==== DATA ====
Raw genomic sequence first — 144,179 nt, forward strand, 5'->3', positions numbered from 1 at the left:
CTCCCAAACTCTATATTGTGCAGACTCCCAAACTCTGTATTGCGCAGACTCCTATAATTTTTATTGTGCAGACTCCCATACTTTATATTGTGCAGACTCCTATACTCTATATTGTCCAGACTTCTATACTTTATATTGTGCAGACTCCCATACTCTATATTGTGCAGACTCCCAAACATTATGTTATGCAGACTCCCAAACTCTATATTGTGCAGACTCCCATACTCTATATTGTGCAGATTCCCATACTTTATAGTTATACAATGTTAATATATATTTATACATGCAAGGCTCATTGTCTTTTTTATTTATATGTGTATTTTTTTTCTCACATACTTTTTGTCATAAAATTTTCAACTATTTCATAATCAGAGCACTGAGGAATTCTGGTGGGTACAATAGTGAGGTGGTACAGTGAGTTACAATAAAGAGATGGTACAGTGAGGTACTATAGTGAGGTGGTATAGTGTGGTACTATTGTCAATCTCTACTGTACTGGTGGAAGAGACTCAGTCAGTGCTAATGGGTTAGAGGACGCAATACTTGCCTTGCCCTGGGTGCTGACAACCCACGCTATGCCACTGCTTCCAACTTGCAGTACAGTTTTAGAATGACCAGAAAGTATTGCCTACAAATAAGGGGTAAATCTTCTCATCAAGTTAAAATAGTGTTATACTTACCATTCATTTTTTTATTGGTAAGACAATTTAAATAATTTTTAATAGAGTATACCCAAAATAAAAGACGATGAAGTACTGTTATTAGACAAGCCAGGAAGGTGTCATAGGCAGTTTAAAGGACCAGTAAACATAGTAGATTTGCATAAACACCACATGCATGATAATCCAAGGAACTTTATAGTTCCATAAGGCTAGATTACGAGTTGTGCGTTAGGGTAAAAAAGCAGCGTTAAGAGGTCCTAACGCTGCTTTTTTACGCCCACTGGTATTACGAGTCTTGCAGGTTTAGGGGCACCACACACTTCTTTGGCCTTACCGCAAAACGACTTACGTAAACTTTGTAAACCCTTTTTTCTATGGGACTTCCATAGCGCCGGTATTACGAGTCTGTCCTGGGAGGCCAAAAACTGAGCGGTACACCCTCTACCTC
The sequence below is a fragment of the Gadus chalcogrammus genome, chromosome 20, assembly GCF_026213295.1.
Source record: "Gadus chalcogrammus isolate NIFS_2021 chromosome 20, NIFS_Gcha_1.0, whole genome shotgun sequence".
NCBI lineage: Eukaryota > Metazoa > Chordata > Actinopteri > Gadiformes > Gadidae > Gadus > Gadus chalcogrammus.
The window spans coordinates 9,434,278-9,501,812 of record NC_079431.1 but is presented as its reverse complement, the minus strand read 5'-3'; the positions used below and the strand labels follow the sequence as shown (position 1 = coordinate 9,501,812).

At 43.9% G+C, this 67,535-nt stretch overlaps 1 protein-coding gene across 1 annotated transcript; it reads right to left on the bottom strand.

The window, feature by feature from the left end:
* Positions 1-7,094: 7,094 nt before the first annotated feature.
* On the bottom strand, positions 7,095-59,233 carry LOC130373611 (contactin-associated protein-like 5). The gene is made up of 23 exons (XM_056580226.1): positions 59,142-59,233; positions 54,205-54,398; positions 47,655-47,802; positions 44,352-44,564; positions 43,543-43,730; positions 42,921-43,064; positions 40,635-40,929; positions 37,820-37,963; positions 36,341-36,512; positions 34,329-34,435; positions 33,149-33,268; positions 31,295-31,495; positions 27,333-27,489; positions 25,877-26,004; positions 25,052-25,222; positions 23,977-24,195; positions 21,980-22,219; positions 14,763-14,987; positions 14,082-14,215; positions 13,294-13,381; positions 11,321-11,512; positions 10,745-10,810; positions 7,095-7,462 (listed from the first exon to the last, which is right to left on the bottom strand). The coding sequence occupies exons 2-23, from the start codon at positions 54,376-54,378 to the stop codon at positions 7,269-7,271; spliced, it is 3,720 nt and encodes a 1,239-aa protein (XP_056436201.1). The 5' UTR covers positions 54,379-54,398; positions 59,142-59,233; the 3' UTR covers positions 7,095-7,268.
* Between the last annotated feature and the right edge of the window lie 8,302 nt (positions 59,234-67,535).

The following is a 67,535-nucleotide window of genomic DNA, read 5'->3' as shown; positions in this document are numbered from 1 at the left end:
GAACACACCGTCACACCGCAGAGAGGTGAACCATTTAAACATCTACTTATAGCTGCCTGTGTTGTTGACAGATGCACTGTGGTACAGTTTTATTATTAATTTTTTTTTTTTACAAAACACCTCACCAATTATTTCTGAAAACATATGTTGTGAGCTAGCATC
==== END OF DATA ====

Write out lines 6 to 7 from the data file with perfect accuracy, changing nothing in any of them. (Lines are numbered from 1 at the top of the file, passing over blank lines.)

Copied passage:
The window spans coordinates 9,434,278-9,501,812 of record NC_079431.1 but is presented as its reverse complement, the minus strand read 5'-3'; the positions used below and the strand labels follow the sequence as shown (position 1 = coordinate 9,501,812).

At 43.9% G+C, this 67,535-nt stretch overlaps 1 protein-coding gene across 1 annotated transcript; it reads right to left on the bottom strand.